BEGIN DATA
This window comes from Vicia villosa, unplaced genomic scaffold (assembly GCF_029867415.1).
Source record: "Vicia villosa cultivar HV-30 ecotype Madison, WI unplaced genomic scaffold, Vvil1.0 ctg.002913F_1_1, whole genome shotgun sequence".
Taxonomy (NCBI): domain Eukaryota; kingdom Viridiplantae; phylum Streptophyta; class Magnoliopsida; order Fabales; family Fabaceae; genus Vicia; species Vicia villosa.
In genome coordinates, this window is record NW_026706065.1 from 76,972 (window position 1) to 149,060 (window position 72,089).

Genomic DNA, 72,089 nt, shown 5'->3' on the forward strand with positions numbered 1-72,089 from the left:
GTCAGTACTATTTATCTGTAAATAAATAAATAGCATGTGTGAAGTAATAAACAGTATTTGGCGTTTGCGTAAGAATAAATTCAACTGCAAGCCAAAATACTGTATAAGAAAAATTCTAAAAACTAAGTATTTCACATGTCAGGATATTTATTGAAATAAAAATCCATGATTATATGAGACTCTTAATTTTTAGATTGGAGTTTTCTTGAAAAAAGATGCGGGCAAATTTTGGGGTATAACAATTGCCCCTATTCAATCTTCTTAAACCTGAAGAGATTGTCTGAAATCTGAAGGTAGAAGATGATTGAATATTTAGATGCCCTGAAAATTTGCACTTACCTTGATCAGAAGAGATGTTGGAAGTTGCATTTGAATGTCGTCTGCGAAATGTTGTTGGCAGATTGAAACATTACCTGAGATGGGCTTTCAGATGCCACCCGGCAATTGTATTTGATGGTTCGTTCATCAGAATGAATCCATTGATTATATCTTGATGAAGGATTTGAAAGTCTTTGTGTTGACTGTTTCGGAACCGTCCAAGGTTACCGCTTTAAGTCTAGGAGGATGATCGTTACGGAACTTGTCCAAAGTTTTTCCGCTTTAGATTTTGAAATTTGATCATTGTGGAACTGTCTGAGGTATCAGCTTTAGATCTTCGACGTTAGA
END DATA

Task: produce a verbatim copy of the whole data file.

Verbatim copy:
This window comes from Vicia villosa, unplaced genomic scaffold (assembly GCF_029867415.1).
Source record: "Vicia villosa cultivar HV-30 ecotype Madison, WI unplaced genomic scaffold, Vvil1.0 ctg.002913F_1_1, whole genome shotgun sequence".
Taxonomy (NCBI): domain Eukaryota; kingdom Viridiplantae; phylum Streptophyta; class Magnoliopsida; order Fabales; family Fabaceae; genus Vicia; species Vicia villosa.
In genome coordinates, this window is record NW_026706065.1 from 76,972 (window position 1) to 149,060 (window position 72,089).

Genomic DNA, 72,089 nt, shown 5'->3' on the forward strand with positions numbered 1-72,089 from the left:
GTCAGTACTATTTATCTGTAAATAAATAAATAGCATGTGTGAAGTAATAAACAGTATTTGGCGTTTGCGTAAGAATAAATTCAACTGCAAGCCAAAATACTGTATAAGAAAAATTCTAAAAACTAAGTATTTCACATGTCAGGATATTTATTGAAATAAAAATCCATGATTATATGAGACTCTTAATTTTTAGATTGGAGTTTTCTTGAAAAAAGATGCGGGCAAATTTTGGGGTATAACAATTGCCCCTATTCAATCTTCTTAAACCTGAAGAGATTGTCTGAAATCTGAAGGTAGAAGATGATTGAATATTTAGATGCCCTGAAAATTTGCACTTACCTTGATCAGAAGAGATGTTGGAAGTTGCATTTGAATGTCGTCTGCGAAATGTTGTTGGCAGATTGAAACATTACCTGAGATGGGCTTTCAGATGCCACCCGGCAATTGTATTTGATGGTTCGTTCATCAGAATGAATCCATTGATTATATCTTGATGAAGGATTTGAAAGTCTTTGTGTTGACTGTTTCGGAACCGTCCAAGGTTACCGCTTTAAGTCTAGGAGGATGATCGTTACGGAACTTGTCCAAAGTTTTTCCGCTTTAGATTTTGAAATTTGATCATTGTGGAACTGTCTGAGGTATCAGCTTTAGATCTTCGACGTTAGA